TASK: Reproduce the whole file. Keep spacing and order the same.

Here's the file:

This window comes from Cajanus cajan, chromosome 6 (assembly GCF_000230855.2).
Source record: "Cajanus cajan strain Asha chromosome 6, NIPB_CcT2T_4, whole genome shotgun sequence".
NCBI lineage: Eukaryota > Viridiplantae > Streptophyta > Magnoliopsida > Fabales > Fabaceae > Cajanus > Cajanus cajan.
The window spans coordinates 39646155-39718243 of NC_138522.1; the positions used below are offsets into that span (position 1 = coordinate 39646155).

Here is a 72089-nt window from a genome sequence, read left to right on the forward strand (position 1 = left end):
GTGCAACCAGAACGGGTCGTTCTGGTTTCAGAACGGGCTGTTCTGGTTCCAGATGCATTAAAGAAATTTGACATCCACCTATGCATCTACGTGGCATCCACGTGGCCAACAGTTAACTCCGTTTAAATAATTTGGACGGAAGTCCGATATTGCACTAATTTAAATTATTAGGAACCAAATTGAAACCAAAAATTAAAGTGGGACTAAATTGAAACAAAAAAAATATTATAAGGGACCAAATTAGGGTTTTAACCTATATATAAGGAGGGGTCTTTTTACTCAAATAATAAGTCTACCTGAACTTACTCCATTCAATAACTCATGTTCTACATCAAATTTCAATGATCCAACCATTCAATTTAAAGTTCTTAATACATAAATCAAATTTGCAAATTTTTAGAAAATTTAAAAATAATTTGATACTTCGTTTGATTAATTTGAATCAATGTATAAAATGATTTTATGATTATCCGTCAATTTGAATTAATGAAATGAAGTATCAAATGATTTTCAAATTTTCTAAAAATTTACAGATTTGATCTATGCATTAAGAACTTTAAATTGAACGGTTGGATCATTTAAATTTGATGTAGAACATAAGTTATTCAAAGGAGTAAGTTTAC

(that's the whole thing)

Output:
This window comes from Cajanus cajan, chromosome 6 (assembly GCF_000230855.2).
Source record: "Cajanus cajan strain Asha chromosome 6, NIPB_CcT2T_4, whole genome shotgun sequence".
NCBI lineage: Eukaryota > Viridiplantae > Streptophyta > Magnoliopsida > Fabales > Fabaceae > Cajanus > Cajanus cajan.
The window spans coordinates 39646155-39718243 of NC_138522.1; the positions used below are offsets into that span (position 1 = coordinate 39646155).

Here is a 72089-nt window from a genome sequence, read left to right on the forward strand (position 1 = left end):
GTGCAACCAGAACGGGTCGTTCTGGTTTCAGAACGGGCTGTTCTGGTTCCAGATGCATTAAAGAAATTTGACATCCACCTATGCATCTACGTGGCATCCACGTGGCCAACAGTTAACTCCGTTTAAATAATTTGGACGGAAGTCCGATATTGCACTAATTTAAATTATTAGGAACCAAATTGAAACCAAAAATTAAAGTGGGACTAAATTGAAACAAAAAAAATATTATAAGGGACCAAATTAGGGTTTTAACCTATATATAAGGAGGGGTCTTTTTACTCAAATAATAAGTCTACCTGAACTTACTCCATTCAATAACTCATGTTCTACATCAAATTTCAATGATCCAACCATTCAATTTAAAGTTCTTAATACATAAATCAAATTTGCAAATTTTTAGAAAATTTAAAAATAATTTGATACTTCGTTTGATTAATTTGAATCAATGTATAAAATGATTTTATGATTATCCGTCAATTTGAATTAATGAAATGAAGTATCAAATGATTTTCAAATTTTCTAAAAATTTACAGATTTGATCTATGCATTAAGAACTTTAAATTGAACGGTTGGATCATTTAAATTTGATGTAGAACATAAGTTATTCAAAGGAGTAAGTTTAC